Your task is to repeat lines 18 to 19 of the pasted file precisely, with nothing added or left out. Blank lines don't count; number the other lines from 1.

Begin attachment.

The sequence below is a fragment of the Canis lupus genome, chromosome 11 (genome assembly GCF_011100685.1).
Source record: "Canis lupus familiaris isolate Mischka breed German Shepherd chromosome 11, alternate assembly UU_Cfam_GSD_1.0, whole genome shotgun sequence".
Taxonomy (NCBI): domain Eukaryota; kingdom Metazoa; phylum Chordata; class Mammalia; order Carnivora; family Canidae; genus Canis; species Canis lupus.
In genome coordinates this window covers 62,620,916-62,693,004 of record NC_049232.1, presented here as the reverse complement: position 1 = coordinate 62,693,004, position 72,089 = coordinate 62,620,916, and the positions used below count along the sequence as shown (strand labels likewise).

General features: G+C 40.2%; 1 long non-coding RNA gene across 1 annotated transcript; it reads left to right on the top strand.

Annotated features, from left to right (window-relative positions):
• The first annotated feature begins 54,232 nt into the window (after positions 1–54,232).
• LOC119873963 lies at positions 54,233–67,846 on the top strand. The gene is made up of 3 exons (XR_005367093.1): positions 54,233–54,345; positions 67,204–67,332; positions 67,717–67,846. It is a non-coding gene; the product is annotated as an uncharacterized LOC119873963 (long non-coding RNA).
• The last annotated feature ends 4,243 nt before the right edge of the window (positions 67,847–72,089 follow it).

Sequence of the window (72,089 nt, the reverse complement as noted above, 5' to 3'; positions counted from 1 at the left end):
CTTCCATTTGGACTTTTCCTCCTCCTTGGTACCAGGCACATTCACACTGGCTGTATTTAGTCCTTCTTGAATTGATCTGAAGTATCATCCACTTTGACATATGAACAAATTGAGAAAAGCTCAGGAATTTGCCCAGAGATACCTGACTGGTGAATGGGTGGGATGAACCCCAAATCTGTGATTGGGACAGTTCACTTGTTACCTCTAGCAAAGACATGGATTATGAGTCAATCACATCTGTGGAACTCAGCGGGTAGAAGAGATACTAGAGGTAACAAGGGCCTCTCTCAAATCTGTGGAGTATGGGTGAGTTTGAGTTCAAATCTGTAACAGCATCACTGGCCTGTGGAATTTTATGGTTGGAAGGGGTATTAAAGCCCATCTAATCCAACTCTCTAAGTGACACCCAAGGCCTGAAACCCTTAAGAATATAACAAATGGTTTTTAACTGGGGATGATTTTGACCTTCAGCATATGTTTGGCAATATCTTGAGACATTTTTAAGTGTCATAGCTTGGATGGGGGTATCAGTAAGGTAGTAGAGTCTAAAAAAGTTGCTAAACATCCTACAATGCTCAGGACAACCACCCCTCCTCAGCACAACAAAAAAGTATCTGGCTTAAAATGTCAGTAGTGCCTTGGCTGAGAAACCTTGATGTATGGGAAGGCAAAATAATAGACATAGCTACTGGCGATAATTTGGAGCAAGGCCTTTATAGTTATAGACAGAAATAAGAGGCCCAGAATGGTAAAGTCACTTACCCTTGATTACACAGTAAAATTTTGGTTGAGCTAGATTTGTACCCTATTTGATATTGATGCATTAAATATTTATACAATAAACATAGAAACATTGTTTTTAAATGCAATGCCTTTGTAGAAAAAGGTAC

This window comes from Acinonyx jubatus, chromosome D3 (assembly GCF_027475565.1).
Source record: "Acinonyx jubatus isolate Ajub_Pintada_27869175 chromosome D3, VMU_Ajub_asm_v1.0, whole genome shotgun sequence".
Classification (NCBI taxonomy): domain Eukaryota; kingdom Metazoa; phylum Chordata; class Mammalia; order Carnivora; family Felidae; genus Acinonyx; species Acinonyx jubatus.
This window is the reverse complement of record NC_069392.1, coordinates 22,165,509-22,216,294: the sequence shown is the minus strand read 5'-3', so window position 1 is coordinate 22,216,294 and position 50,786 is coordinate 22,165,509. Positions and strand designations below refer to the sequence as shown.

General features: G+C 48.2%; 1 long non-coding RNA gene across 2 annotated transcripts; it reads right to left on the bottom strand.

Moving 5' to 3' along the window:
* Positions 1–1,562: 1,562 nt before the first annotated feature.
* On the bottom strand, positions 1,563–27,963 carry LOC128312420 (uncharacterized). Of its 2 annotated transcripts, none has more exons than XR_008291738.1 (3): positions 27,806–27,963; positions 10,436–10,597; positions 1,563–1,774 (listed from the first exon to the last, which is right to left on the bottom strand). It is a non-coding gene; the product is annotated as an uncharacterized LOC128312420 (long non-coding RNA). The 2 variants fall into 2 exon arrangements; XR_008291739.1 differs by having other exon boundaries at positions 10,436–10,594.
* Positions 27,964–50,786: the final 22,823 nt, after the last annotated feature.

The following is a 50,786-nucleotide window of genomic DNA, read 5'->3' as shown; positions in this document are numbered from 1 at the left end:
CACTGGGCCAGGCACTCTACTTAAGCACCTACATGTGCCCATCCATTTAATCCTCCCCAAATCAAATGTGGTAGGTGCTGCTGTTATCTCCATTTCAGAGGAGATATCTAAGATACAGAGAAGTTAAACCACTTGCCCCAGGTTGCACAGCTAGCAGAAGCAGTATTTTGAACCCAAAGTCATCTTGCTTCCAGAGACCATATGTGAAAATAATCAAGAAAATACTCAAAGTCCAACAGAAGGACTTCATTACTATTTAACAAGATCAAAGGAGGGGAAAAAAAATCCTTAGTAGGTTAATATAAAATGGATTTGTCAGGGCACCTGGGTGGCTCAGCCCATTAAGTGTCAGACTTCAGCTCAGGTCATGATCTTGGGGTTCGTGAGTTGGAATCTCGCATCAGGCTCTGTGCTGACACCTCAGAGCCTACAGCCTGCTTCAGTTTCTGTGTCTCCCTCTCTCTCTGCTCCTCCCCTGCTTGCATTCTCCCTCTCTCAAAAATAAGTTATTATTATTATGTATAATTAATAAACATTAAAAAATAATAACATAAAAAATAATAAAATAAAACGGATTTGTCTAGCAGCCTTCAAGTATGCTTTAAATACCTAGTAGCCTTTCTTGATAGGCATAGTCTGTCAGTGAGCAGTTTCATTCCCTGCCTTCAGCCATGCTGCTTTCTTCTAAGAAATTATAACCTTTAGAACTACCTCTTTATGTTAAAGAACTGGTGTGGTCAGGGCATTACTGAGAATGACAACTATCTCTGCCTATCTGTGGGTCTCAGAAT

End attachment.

* Positions 1–1,562: 1,562 nt before the first annotated feature.
* On the bottom strand, positions 1,563–27,963 carry LOC128312420 (uncharacterized). Of its 2 annotated transcripts, none has more exons than XR_008291738.1 (3): positions 27,806–27,963; positions 10,436–10,597; positions 1,563–1,774 (listed from the first exon to the last, which is right to left on the bottom strand). It is a non-coding gene; the product is annotated as an uncharacterized LOC128312420 (long non-coding RNA). The 2 variants fall into 2 exon arrangements; XR_008291739.1 differs by having other exon boundaries at positions 10,436–10,594.